South Korea suspends dozens of exchanges pending registration
South Korea suspends dozens of exchanges pending registrationSouth Korea suspends dozens of exchanges pending registrationMehrere südkoreanische Kryptobörsen müssen demnächst schließenMehrere südkoreanische Kryptobörsen müssen demnächst schließen

By midnight tonight, Friday, September 17, over 60 crypto exchanges in South Korea must notify their users of a full or partial suspension of trading. This is because a new law recently passed by the government comes into effect in a week’s time. In order to continue operating, crypto exchanges must register with the Financial Intelligence Unit by September 24, Reuters reports. The agency must issue a security certificate to that effect. The new law is about platforms only being allowed to offer bank-approved accounts. So crypto exchanges must now work with banks.

Exchanges that have not registered with the FIU will have to close before or on September 24. Those that have registered but have not yet partnered with banks will not be able to offer trading in won.

A representative of the country’s financial regulator commented:

If some or all services close, they must give customers at least seven days’ notice of the closure, as well as the procedure for withdrawing money. This is to be done no later than September 17.

So far, 40 exchanges have to register, while another 28 have to take care of bank partnerships. For this second group, the required security certificates are already in place.

Only 4 compliant exchanges in the country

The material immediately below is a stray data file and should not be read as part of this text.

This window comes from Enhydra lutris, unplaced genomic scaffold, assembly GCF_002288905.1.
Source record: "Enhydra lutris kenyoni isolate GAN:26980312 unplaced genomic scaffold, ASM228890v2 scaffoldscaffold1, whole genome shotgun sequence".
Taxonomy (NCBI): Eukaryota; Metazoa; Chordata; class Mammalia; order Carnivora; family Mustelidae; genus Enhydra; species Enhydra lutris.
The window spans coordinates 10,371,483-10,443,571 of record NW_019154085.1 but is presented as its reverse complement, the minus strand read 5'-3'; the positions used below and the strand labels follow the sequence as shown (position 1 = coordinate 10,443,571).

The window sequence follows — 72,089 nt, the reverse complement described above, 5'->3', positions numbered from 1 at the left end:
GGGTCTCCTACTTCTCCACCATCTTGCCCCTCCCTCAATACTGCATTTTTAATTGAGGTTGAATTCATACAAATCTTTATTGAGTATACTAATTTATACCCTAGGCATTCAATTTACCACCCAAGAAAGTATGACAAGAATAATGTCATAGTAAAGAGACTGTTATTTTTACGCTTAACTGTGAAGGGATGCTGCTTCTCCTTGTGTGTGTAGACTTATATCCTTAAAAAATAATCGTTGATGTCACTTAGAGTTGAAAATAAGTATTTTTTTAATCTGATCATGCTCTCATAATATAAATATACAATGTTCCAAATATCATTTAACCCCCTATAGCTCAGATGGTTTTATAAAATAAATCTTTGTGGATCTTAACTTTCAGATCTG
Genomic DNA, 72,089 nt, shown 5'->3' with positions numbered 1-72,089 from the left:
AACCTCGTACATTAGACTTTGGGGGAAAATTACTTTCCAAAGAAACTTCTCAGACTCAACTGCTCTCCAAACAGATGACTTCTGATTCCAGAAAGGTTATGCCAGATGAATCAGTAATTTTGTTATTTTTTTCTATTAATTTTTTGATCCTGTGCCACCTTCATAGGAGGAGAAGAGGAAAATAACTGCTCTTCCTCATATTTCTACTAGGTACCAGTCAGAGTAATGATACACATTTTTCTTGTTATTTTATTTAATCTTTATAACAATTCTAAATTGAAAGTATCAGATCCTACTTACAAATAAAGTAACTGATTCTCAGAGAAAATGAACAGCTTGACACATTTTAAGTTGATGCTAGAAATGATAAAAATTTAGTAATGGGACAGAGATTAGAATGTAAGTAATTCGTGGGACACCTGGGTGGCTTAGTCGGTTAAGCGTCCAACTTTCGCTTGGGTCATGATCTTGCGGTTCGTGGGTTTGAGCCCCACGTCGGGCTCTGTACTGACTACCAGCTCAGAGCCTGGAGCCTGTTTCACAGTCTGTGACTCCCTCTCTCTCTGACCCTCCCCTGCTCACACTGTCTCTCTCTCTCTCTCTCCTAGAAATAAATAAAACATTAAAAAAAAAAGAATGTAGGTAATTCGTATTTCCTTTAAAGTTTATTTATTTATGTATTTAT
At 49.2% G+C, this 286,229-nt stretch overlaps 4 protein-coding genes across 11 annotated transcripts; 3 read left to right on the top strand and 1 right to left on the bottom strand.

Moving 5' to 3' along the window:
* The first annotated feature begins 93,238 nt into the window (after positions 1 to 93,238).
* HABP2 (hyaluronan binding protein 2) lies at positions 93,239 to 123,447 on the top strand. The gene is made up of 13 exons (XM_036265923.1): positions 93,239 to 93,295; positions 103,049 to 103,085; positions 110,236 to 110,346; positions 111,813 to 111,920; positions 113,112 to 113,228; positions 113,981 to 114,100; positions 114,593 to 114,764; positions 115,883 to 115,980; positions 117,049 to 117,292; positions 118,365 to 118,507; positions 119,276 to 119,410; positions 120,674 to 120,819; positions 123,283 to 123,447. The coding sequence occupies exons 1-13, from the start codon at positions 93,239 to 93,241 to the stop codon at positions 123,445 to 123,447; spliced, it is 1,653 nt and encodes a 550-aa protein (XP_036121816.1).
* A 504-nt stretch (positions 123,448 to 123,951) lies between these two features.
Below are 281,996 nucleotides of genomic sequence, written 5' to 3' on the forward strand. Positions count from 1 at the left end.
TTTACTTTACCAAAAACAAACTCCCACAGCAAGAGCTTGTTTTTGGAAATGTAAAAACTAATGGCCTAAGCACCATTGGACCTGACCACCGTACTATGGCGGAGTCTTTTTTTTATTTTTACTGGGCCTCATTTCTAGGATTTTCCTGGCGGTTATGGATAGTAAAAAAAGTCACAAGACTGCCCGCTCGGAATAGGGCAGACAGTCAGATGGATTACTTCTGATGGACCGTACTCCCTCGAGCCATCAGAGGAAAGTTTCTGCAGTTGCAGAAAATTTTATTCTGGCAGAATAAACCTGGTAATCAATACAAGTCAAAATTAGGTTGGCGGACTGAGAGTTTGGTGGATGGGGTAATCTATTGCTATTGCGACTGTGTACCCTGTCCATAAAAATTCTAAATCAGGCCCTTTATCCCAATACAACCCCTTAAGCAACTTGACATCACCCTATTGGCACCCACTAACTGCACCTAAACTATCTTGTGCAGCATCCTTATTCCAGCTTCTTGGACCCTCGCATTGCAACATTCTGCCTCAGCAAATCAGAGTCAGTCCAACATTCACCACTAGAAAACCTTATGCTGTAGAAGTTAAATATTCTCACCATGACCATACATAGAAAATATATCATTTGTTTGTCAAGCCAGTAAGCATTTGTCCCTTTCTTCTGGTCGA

Of all the crypto exchanges in the country, only four have completed both registration and secure banking partnerships. They are Upbit, Bithumb, Coinone and Korbit. Some small exchanges have decided to stop trading the country’s currency. They plan to continue trading digital coins while agreements with banks are pending.

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Crypto investors stand to lose $2.6 billion

About 70% of South Korean crypto exchanges are expected to close. That means investors could lose up to KRW 3 trillion, the equivalent of $2.6 billion. Cho Yeon-Haeng, president of the Korea Finance Consumer Federation, told the Financial Times:

‘Huge losses are expected for investors as trading has been suspended and the assets of many small exchanges have been frozen. Protecting the customers of these exchanges is probably no longer a priority.

Last year, the government amended existing laws to make AML/CFT obligations mandatory for all South Korean exchanges. It also introduced a requirement that firms obtain an operating license from the Financial Intelligence Unit.

The future of stock exchanges in South Korea

Aside from the proposed tax changes for cryptocurrencies, the government intends to continue working to bring the industry in line with anti-money laundering guidelines. It is too early to tell what impact the future measures will have on cash withdrawal rules, age limits or withdrawals of funds from electronic wallets.